The standoff between Adobe and Apple has been the stuff of legends. Neither Adobe, which rightfully maintained that it could not be ignored because a serious chunk of web content was delivered by its proprietary Flash format, nor Apple, which doesn't like ceding anything to anybody....ever, seemed likely to budge.
When the standoff began three years ago, when the first iPhone was released sans Flash capability, Adobe had little to fear. But not only has the iPhone transformed the smart phone market, the iPad has created and cornered the exploding tablet market. Now, a significant chunk of users are, at least part of the time, viewing the web through these types of devices, eroding the impact of Flash-only developed sites and creating frustration for users and web developers.
Apple has consistently maintained that Flash is a fickle and buggy way to deliver content, and exposed security problems for devices displaying it. Steve Jobs once remarked that Flash essentially turns web content into a free-for-all open platform, and that Adobe has been lazy in its development. Skeptics claimed that Apple's true motivation was its unwillingness to hand over control of a large portion of web content to another company. After all, if Flash continued to gain ground, all HTML then becomes is a portal to Flash, which is firmly Adobe's wheelhouse.
Developers, for their part, were largely on Adobe's side; after all, Flash is an easy-to-use tool to push out complicated and creative content, unconstrained by some of the inherent limits of HTML. But nobody likes to see their web presence reach fewer and fewer users. And with the recent release of the iPad 2, and deafening silence regarding what had been conjectured to be a possible addition of Flash compatibility, no doubt Adobe was prompted to think seriously about writing an HTML5-based white flag, complete with raising and waving function.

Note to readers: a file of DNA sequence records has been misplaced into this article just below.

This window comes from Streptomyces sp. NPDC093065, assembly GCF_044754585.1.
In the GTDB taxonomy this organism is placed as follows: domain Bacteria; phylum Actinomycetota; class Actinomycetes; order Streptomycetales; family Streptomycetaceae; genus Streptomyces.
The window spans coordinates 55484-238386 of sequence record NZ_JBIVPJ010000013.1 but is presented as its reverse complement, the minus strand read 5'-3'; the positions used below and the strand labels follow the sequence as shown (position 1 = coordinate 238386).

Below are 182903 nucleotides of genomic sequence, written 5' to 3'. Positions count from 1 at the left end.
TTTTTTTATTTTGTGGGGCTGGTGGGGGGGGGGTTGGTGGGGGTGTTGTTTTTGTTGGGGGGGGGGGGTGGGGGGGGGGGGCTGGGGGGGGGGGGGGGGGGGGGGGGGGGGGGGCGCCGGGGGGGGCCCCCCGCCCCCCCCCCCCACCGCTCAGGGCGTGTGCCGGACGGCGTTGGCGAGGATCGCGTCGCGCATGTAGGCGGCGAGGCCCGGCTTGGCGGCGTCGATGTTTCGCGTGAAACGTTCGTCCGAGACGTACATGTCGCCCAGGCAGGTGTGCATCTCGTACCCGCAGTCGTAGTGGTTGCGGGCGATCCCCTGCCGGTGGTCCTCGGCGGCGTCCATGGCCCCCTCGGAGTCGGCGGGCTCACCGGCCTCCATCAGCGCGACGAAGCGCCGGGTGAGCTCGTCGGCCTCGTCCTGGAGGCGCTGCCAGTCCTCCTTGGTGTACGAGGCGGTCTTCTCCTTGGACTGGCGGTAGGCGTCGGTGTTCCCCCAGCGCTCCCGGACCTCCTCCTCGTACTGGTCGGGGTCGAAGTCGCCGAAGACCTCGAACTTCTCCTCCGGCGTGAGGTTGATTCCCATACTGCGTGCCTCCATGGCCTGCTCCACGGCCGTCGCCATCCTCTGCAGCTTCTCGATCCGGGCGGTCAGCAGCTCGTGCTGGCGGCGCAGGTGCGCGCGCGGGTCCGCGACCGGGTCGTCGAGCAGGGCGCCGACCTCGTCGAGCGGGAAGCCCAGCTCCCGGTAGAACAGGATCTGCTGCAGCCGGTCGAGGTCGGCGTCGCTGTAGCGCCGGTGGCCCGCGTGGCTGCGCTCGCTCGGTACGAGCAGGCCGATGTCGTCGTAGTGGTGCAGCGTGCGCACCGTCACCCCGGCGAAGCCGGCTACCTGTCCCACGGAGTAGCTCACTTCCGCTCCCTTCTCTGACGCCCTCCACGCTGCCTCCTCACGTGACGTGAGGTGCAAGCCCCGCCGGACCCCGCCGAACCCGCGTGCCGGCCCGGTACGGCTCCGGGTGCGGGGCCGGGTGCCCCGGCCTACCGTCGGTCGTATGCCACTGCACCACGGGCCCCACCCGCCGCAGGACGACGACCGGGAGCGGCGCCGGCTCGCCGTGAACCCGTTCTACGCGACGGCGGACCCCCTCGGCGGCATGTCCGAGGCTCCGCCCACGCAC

Welcome Wallaby. As we reported yesterday, Wallaby is Adobe's "new" tool for porting Flash-based content to HTML. I say "new" because they've had this capability on the lab bench for some time now, but understandably Adobe wanted to force Apple's hand, if it could. Adobe is offering it as a standalone tool to all versions of Flash files, and is released for both Mac and PC. Adobe warns that the tool is still in development, and not all Flash-based content is suitable for conversion.
The fact that the tool exists at all represents a serious groundshift in content delivery. It remains to be seen how many developers will choose to create robust Flash/HTML hybrid sites, and exactly how well the tool delivers on its promise to port Flash content in the first place. But if Wallaby works as Adobe claims, chances are that developers will use it extensively -- after all, it stands to reason that many of them own and use iDevices, just like everybody else.